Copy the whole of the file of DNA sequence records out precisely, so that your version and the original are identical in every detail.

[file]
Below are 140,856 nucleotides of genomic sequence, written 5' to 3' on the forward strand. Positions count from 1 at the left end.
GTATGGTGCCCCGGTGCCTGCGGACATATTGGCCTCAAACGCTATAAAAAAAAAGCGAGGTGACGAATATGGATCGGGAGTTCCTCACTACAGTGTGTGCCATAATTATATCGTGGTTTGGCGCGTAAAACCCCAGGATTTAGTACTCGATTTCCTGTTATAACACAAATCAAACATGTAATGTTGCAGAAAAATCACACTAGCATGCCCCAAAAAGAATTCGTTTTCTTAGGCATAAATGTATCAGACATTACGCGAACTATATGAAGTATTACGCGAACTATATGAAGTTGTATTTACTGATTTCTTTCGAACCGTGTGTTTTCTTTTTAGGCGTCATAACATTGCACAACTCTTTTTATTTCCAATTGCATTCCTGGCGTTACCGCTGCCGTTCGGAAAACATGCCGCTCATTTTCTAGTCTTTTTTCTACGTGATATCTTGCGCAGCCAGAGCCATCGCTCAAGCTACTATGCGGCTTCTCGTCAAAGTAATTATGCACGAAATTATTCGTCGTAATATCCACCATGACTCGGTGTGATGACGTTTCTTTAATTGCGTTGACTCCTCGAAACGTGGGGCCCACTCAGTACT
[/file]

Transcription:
Below are 140,856 nucleotides of genomic sequence, written 5' to 3' on the forward strand. Positions count from 1 at the left end.
GTATGGTGCCCCGGTGCCTGCGGACATATTGGCCTCAAACGCTATAAAAAAAAAGCGAGGTGACGAATATGGATCGGGAGTTCCTCACTACAGTGTGTGCCATAATTATATCGTGGTTTGGCGCGTAAAACCCCAGGATTTAGTACTCGATTTCCTGTTATAACACAAATCAAACATGTAATGTTGCAGAAAAATCACACTAGCATGCCCCAAAAAGAATTCGTTTTCTTAGGCATAAATGTATCAGACATTACGCGAACTATATGAAGTATTACGCGAACTATATGAAGTTGTATTTACTGATTTCTTTCGAACCGTGTGTTTTCTTTTTAGGCGTCATAACATTGCACAACTCTTTTTATTTCCAATTGCATTCCTGGCGTTACCGCTGCCGTTCGGAAAACATGCCGCTCATTTTCTAGTCTTTTTTCTACGTGATATCTTGCGCAGCCAGAGCCATCGCTCAAGCTACTATGCGGCTTCTCGTCAAAGTAATTATGCACGAAATTATTCGTCGTAATATCCACCATGACTCGGTGTGATGACGTTTCTTTAATTGCGTTGACTCCTCGAAACGTGGGGCCCACTCAGTACT